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The binding legality of WhatsApp messages depends on the context. By themselves, they can be harmless when used for day-to-day digital communication. Where the matter becomes tricky is when contracts are concluded via these messages. There was no law governing the matter before 2002 and the regular contract common law had to apply. However, this was not conclusive enough because the courts had a tough job in terms of the intention of the parties as contained in the messages. There would have had to be more evidence outside of the messages themselves to ascertain the true intention. Of course, it is not the best practice to conclude contracts via WhatsApp, but these circumstances do arise, and it is a good thing that the law and courts have decided on it.
ECTA, Anyone?The first question is whether a data message is a legitimate means by which to produce legally binding obligations. This question was answered by the Electronic Communications and Transactions Act 25 of 2002. It acknowledges a data message as a legitimate method to conclude binding agreements. Of course, this would cover WhatsApp messages. The relevant sections are Sections 4, 11, 22, and 24. Section 4 provides that the ECTA ‘applies in respect of any electronic transaction data message’. The ECTA defines ‘electronic communication’ as ‘a communication by means of data messages’ and ‘data messages’ to include ‘data generated, sent, received or stored by electronic means’. Data means ‘electronic representations of information in any form’. Section 11 of the ECTA provides that information is not without legal force and effect simply because it is in the form of a data message. Section 22 confirms that agreements formed from data messages have legal effects. It also provides that agreements are concluded at the time when, and the place where, the person making the offer receives acceptance. Section 24 provides that intention to conclude the agreement can still be ascertained from data messages.
Supremely Appealing ContractsThe validity of electronic messages was confirmed by the Supreme Court of Appeal (“SCA“) in November 2014. The court held that variations to an agreement between the parties made via email were binding – the arguments put forth were that the variation to the agreement was required to be made in writing and signed by both parties in order for it to be valid and that this requirement had not been met because the variations were only discussed and agreed to via email. The court stated that the email signatures at the bottom of the emails amount to signatures and that the email messages constituted writing in terms of ECTA. It took 17 years before the courts were able to pronounce on the issue of WhatsApp messages, specifically. In 2019, the Supreme Court of Appeal had to rule on whether a WhatsApp message sent was an offer, which accepted, could constitute a contract. The matter pivoted on whether the person making the ‘offer’ intended to enter into a contract with the message’s recipient. The intention can only be ascertained from the external behaviour of the sender and receiver.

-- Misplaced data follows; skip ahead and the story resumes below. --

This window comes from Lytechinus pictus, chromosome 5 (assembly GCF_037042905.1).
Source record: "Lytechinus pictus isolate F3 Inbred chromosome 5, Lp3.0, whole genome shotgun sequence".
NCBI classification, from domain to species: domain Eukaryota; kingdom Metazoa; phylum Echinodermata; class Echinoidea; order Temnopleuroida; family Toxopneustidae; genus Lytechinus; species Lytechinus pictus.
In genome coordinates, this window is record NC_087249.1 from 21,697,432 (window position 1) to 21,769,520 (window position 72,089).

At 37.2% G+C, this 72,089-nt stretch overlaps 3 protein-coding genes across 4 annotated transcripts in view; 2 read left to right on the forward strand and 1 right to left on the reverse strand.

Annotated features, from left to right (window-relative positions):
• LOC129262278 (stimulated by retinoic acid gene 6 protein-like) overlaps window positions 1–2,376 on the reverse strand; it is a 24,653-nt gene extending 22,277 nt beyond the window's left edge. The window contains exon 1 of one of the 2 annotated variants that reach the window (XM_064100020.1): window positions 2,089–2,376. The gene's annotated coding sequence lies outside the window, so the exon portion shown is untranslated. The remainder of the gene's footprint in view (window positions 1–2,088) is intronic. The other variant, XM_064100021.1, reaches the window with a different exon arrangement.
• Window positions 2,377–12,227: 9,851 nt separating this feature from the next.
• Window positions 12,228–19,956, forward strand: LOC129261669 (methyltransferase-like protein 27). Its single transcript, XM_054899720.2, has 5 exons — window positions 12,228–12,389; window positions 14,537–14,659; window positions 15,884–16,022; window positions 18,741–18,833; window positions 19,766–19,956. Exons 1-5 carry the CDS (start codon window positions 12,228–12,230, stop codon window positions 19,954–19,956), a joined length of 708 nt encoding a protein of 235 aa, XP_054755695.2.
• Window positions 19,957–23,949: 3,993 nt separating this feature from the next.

To vary or not to vary?There is also the instance where the terms of a written contract might be varied via a WhatsApp message. This is where parties may exchange messages that could be deemed to be part of their written contract or amend the existing written agreement. Of course, in the event that there is a non-variation clause, the fundamental requirement would be that the variation or amendment needs to be signed by both parties. Signatures are not available on WhatsApp, so there would have to be a deliberate action to attach them electronically. This would make the intention to vary the contract irrefutable. However, in the absence of a non-variation clause and no requirement to sign, the intention to change the contract must be ascertained from the text messages alone and possibly deemed to be part of the contract.
Don’t Even Try!There are clear exceptions to agreements being concluded via WhatsApp or any other electronic means. These exceptions are contained in Section 4(4) of ECTA. Even if it is found that the following agreements met all the legal requirements for contractual validity on WhatsApp, they will be invalid from the start:
- Immovable property sales
- Leases of land exceeding 20 years in duration
- Cheques and other bills of exchange
ConclusionIt is not advisable to create legally binding agreements on WhatsApp. Period. There may be an offer to do business and an acceptance of the offer, but this is not a contract. Those who wish to conclude contracts on WhatsApp should be careful to document the relevant messages and reduce them to writing at some stage with signatures at the end. Data messages are legitimate means to create legal obligations. We should be a bit more judicious in how we handle it from there. A further email, perhaps, or a follow-up call might be useful in making sure that there was an offer and acceptance and on what terms and conditions.
– Lisa Thomas